- FREE: 20 Poets anthology
- 93: PEACHSUBMIT to L Van, G Mouratidis, L Toong 92: NO THEME VIIICOMING SOON with C Gaskin 91: MONSTERwith N Curnow 90: AFRO AUSTRALIANwith S Umar 89: DOMESTICwith N Harkin 88: TRANSQUEERwith S Barnes and Q Eades 87: DIFFICULTwith O Schwartz & H Isemonger 86: NO THEME VIIwith L Gorton 85: PHILIPPINESwith Mookie L and S Lua 84: SUBURBIAwith L Brown and N O'Reilly 83: MATHEMATICSwith F Hile 82: LANDwith J Stuart and J Gibian 81: NEW CARIBBEANwith V Lucien 80: NO THEME VIwith J Beveridge 57.1: EKPHRASTICwith C Atherton and P Hetherington 57: CONFESSIONwith K Glastonbury 56: EXPLODE with D Disney 55.1: DALIT / INDIGENOUSwith M Chakraborty and K MacCarter 55: FUTURE MACHINES with Bella Li 54: NO THEME V with F Wright and O Sakr 53.0: THE END with P Brown 52.0: TOIL with C Jenkins 51.1: UMAMI with L Davies and Lifted Brow 51.0: TRANSTASMAN with B Cassidy 50.0: NO THEME IV with J Tranter 49.1: A BRITISH / IRISH with M Hall and S Seita 49.0: OBSOLETE with T Ryan 48.1: CANADA with K MacCarter and S Rhodes 48.0: CONSTRAINT with C Wakeling 47.0: COLLABORATION with L Armand and H Lambert 46.1: MELBOURNE with M Farrell 46.0: NO THEME III with F Plunkett 45.0: SILENCE with J Owen 44.0: GONDWANALAND with D Motion 43.1: PUMPKIN with K MacCarter 43.0: MASQUE with A Vickery 42.0: NO THEME II with G Ryan 41.1: RATBAGGERY with D Hose 41.0: TRANSPACIFIC with J Rowe and M Nardone 40.1: INDONESIA with K MacCarter 40.0: INTERLOCUTOR with L Hart 39.1: GIBBERBIRD with S Gory 39.0: JACKPOT! with S Wagan Watson 38.0: SYDNEY with A Lorange 37.1: NEBRASKA with S Whalen 37.0: NO THEME! with A Wearne 36.0: ELECTRONICA with J Jones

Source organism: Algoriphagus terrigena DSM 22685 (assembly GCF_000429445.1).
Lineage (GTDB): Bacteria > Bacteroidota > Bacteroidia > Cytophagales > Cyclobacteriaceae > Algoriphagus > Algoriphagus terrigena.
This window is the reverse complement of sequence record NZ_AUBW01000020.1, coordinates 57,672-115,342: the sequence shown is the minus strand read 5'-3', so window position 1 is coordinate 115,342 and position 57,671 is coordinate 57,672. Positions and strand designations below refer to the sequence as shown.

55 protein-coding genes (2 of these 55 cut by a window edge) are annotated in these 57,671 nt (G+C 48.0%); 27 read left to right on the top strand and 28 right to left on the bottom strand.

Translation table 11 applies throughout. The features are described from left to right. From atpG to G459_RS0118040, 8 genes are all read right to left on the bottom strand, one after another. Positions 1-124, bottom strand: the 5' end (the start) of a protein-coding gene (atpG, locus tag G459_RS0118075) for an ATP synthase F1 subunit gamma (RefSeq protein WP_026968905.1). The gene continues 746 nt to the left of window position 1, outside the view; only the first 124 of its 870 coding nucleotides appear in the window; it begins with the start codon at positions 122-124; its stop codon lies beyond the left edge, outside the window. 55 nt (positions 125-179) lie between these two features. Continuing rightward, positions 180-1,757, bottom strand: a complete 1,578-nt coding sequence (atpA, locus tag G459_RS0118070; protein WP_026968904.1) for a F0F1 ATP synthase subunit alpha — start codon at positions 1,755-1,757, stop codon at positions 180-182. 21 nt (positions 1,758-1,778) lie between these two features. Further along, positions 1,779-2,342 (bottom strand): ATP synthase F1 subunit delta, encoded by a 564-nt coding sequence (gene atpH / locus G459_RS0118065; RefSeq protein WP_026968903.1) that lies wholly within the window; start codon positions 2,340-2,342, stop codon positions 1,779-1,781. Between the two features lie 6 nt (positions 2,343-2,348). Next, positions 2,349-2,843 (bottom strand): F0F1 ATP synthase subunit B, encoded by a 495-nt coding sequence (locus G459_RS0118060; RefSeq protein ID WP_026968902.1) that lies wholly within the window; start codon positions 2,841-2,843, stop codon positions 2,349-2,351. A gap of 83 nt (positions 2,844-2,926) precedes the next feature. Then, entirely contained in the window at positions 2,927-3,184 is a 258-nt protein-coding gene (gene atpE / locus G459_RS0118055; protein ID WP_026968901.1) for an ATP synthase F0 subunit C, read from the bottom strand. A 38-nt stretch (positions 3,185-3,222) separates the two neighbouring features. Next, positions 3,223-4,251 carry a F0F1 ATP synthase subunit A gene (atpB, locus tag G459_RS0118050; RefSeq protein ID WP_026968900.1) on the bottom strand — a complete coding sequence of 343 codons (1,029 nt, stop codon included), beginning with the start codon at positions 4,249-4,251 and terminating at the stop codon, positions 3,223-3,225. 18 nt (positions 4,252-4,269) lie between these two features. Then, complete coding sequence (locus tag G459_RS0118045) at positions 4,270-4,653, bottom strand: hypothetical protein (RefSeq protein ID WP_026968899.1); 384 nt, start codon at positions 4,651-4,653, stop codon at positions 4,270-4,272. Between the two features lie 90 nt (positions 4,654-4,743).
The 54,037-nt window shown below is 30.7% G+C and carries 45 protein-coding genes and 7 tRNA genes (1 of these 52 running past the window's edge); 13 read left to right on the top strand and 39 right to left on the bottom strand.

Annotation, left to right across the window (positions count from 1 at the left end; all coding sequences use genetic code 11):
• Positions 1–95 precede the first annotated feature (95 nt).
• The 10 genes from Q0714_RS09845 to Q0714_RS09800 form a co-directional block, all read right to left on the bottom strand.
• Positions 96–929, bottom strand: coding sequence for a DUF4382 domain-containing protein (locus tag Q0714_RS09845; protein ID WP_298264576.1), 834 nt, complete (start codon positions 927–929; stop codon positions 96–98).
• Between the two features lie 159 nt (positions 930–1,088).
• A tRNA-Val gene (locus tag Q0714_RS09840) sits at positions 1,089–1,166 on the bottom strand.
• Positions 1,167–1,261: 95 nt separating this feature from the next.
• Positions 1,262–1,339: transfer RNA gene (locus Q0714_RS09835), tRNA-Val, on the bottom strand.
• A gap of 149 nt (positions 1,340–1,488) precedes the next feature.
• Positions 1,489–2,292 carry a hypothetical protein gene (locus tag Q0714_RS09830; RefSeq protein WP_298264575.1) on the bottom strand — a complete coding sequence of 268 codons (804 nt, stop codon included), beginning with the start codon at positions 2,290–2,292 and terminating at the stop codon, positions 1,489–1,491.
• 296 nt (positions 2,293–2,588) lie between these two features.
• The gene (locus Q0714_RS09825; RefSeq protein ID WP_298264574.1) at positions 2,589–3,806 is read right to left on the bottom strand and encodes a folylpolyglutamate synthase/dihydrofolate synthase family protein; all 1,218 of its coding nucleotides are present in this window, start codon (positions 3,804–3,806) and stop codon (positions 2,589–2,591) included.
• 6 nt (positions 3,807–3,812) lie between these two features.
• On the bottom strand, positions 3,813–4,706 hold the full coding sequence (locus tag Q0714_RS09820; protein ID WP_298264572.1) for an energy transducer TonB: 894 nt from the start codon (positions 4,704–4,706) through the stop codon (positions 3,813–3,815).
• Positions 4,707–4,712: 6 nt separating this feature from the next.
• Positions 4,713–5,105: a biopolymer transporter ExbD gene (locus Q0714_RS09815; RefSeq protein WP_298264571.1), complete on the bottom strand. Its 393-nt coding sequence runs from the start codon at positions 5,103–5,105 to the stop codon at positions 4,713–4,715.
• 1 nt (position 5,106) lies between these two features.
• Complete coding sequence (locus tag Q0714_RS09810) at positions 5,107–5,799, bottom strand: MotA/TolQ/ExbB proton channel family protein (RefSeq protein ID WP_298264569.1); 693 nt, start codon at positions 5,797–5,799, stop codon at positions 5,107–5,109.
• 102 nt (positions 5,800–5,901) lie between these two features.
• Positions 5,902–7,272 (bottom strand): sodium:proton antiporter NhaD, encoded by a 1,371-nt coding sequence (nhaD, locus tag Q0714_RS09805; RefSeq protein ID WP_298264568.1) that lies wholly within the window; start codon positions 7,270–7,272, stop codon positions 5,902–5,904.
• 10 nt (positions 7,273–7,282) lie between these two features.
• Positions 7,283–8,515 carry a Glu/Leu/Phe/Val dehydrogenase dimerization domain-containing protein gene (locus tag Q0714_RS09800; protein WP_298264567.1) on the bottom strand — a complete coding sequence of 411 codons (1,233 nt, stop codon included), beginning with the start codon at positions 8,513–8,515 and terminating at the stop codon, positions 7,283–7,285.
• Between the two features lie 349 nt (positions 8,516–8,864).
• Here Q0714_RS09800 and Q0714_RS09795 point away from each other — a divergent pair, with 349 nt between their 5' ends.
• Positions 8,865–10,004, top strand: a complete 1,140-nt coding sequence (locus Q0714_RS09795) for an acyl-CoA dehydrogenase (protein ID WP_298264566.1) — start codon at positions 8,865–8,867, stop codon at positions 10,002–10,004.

- Introduction to Zenobia Frost’s After the Demolition
- Phillip Hall Reviews Robert Harris’s The Gang of One: Selected Poems
- Adam Ford Reviews Rae White’s Milk Teeth and Anders Villani’s Aril Wire
- Jennifer Mackenzie Reviews Elif Sezen’s A little book of unspoken history
- Introduction to Charmaine Papertalk Green’s Nganajungu Yagu
- Brigid Magner Reviews Michele Leggott’s Vanishing Points and Elizabeth Smither’s Night Horse
- Jack Kelly Reviews Liam Ferney’s Hot Take
- Submission to Cordite 93: PEACH
- Introduction to Cordite 91: MONSTER